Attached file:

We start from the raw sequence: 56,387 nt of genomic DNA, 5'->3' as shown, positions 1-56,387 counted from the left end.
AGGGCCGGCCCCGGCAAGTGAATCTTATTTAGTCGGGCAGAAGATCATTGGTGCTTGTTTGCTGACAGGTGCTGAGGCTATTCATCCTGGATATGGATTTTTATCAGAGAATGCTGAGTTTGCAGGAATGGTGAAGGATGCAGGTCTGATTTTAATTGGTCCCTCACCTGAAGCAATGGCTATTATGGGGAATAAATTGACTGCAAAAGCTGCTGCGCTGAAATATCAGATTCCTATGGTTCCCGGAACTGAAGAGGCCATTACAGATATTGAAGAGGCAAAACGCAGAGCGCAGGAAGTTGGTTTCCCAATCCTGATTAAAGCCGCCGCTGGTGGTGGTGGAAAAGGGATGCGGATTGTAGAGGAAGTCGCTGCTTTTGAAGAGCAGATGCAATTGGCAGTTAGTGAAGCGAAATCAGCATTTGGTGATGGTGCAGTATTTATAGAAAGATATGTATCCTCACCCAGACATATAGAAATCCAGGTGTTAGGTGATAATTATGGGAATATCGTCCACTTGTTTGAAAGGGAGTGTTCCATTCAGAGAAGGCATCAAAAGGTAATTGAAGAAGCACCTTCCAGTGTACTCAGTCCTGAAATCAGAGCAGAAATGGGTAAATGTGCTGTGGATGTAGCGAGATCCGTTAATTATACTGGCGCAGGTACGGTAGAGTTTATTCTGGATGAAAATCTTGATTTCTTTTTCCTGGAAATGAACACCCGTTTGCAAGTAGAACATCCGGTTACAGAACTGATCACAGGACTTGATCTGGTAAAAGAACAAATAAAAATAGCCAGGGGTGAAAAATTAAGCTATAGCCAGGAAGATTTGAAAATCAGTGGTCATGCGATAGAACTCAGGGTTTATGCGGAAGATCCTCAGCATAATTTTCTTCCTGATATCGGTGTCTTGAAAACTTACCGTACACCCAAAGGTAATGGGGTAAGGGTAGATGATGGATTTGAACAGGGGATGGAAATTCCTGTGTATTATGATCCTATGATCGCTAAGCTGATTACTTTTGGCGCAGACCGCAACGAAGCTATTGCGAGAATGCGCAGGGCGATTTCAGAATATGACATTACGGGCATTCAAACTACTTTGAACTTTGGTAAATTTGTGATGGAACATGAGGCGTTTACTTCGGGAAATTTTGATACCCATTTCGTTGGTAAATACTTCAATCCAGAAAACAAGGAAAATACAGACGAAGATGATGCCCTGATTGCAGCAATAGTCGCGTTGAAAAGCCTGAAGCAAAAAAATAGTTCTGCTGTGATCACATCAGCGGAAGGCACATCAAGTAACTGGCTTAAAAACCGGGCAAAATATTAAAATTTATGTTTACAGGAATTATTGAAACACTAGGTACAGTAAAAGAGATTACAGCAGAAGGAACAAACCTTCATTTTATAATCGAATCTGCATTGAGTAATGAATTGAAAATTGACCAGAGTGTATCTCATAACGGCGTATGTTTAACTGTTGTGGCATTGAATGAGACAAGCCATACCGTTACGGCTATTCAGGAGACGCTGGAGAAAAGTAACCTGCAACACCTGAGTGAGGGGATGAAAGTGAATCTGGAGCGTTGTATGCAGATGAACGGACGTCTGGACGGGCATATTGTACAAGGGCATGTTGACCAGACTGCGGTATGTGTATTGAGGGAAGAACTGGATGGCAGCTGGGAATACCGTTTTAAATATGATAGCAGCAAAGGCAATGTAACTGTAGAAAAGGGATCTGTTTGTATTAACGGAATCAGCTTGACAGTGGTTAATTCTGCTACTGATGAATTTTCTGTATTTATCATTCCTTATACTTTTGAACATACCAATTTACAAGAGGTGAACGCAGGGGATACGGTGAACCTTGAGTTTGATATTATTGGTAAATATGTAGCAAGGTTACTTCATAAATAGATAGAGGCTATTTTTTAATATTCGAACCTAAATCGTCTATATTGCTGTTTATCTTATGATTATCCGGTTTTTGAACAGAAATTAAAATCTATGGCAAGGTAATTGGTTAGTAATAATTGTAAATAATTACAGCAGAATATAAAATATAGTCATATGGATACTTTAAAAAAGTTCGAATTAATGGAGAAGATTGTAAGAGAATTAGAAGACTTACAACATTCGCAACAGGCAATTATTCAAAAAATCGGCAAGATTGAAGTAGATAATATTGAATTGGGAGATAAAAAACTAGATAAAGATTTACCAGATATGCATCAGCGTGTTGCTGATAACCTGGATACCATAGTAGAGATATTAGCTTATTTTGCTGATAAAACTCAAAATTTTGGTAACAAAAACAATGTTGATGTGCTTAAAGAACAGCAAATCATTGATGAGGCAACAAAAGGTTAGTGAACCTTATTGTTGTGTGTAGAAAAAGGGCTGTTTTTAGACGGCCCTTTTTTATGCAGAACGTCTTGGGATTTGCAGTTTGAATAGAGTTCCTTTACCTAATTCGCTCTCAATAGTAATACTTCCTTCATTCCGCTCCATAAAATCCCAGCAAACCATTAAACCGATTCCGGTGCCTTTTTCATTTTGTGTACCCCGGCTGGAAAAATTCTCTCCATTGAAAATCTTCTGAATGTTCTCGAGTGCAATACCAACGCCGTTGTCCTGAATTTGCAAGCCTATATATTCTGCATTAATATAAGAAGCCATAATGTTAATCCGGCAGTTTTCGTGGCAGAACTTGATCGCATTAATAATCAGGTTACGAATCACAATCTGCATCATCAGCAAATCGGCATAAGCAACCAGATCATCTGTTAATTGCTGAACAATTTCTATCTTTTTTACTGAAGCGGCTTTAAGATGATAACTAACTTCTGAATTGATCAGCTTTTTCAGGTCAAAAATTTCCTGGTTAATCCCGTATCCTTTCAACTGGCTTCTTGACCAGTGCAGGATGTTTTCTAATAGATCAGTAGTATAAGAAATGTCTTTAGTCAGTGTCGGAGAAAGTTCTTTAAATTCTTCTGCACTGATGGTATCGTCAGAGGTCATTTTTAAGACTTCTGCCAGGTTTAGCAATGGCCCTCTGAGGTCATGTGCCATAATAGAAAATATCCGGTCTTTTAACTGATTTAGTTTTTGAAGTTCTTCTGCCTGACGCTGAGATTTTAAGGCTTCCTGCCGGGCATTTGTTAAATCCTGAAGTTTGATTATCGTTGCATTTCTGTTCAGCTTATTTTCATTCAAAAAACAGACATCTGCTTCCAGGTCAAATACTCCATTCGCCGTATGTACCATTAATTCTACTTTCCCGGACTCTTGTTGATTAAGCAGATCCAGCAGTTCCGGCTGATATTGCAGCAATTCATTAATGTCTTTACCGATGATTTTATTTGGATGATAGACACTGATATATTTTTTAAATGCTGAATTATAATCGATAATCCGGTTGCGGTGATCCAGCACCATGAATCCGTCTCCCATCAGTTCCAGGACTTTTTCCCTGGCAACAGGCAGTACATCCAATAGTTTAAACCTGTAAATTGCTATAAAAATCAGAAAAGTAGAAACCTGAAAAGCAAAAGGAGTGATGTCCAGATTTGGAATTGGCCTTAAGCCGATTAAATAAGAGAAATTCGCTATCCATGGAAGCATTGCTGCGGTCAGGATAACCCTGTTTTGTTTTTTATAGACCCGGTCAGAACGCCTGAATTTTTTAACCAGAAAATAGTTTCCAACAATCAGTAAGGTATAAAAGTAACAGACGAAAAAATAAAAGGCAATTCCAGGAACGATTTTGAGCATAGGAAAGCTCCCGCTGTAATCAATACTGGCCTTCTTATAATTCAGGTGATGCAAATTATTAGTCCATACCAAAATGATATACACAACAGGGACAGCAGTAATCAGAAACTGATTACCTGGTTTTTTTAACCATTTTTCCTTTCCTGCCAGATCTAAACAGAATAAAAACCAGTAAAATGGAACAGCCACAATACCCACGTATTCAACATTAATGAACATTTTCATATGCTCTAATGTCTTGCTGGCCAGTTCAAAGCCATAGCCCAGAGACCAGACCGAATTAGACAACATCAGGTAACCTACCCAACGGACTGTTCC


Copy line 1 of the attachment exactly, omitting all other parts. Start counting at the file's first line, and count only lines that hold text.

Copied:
We start from the raw sequence: 56,387 nt of genomic DNA, 5'->3' as shown, positions 1-56,387 counted from the left end.